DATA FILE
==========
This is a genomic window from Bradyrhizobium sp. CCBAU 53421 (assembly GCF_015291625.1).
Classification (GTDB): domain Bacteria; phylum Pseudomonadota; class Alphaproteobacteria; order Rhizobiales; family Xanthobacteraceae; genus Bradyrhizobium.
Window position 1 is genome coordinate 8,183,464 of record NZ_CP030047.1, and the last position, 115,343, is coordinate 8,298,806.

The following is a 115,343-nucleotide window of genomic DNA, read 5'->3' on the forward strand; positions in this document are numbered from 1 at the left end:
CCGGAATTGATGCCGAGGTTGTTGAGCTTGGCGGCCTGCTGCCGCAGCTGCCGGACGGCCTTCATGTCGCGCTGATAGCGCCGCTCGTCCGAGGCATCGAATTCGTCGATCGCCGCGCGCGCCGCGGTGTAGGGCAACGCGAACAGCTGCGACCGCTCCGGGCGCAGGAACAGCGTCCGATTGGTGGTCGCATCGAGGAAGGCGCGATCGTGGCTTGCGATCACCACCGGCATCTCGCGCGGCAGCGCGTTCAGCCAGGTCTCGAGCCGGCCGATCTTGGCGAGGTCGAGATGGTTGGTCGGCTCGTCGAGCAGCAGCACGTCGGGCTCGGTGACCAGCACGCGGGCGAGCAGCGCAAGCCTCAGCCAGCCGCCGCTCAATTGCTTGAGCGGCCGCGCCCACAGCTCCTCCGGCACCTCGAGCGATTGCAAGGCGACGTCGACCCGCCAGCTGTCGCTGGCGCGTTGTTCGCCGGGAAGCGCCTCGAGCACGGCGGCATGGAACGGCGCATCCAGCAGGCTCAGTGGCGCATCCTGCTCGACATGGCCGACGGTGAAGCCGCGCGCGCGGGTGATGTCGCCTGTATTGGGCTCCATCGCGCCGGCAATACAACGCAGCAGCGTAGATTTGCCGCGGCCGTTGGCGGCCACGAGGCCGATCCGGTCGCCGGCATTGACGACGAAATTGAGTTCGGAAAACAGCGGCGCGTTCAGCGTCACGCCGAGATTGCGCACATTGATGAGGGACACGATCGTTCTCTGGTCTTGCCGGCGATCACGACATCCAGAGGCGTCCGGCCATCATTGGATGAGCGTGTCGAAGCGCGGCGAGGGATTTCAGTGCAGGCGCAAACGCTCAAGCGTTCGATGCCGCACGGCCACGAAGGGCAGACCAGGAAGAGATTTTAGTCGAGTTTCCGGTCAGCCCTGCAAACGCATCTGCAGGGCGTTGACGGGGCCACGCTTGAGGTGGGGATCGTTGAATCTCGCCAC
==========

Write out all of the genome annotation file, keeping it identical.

This is a genomic window from Bradyrhizobium sp. CCBAU 53421 (assembly GCF_015291625.1).
Classification (GTDB): domain Bacteria; phylum Pseudomonadota; class Alphaproteobacteria; order Rhizobiales; family Xanthobacteraceae; genus Bradyrhizobium.
Window position 1 is genome coordinate 8,183,464 of record NZ_CP030047.1, and the last position, 115,343, is coordinate 8,298,806.

The following is a 115,343-nucleotide window of genomic DNA, read 5'->3' on the forward strand; positions in this document are numbered from 1 at the left end:
CCGGAATTGATGCCGAGGTTGTTGAGCTTGGCGGCCTGCTGCCGCAGCTGCCGGACGGCCTTCATGTCGCGCTGATAGCGCCGCTCGTCCGAGGCATCGAATTCGTCGATCGCCGCGCGCGCCGCGGTGTAGGGCAACGCGAACAGCTGCGACCGCTCCGGGCGCAGGAACAGCGTCCGATTGGTGGTCGCATCGAGGAAGGCGCGATCGTGGCTTGCGATCACCACCGGCATCTCGCGCGGCAGCGCGTTCAGCCAGGTCTCGAGCCGGCCGATCTTGGCGAGGTCGAGATGGTTGGTCGGCTCGTCGAGCAGCAGCACGTCGGGCTCGGTGACCAGCACGCGGGCGAGCAGCGCAAGCCTCAGCCAGCCGCCGCTCAATTGCTTGAGCGGCCGCGCCCACAGCTCCTCCGGCACCTCGAGCGATTGCAAGGCGACGTCGACCCGCCAGCTGTCGCTGGCGCGTTGTTCGCCGGGAAGCGCCTCGAGCACGGCGGCATGGAACGGCGCATCCAGCAGGCTCAGTGGCGCATCCTGCTCGACATGGCCGACGGTGAAGCCGCGCGCGCGGGTGATGTCGCCTGTATTGGGCTCCATCGCGCCGGCAATACAACGCAGCAGCGTAGATTTGCCGCGGCCGTTGGCGGCCACGAGGCCGATCCGGTCGCCGGCATTGACGACGAAATTGAGTTCGGAAAACAGCGGCGCGTTCAGCGTCACGCCGAGATTGCGCACATTGATGAGGGACACGATCGTTCTCTGGTCTTGCCGGCGATCACGACATCCAGAGGCGTCCGGCCATCATTGGATGAGCGTGTCGAAGCGCGGCGAGGGATTTCAGTGCAGGCGCAAACGCTCAAGCGTTCGATGCCGCACGGCCACGAAGGGCAGACCAGGAAGAGATTTTAGTCGAGTTTCCGGTCAGCCCTGCAAACGCATCTGCAGGGCGTTGACGGGGCCACGCTTGAGGTGGGGATCGTTGAATCTCGCCAC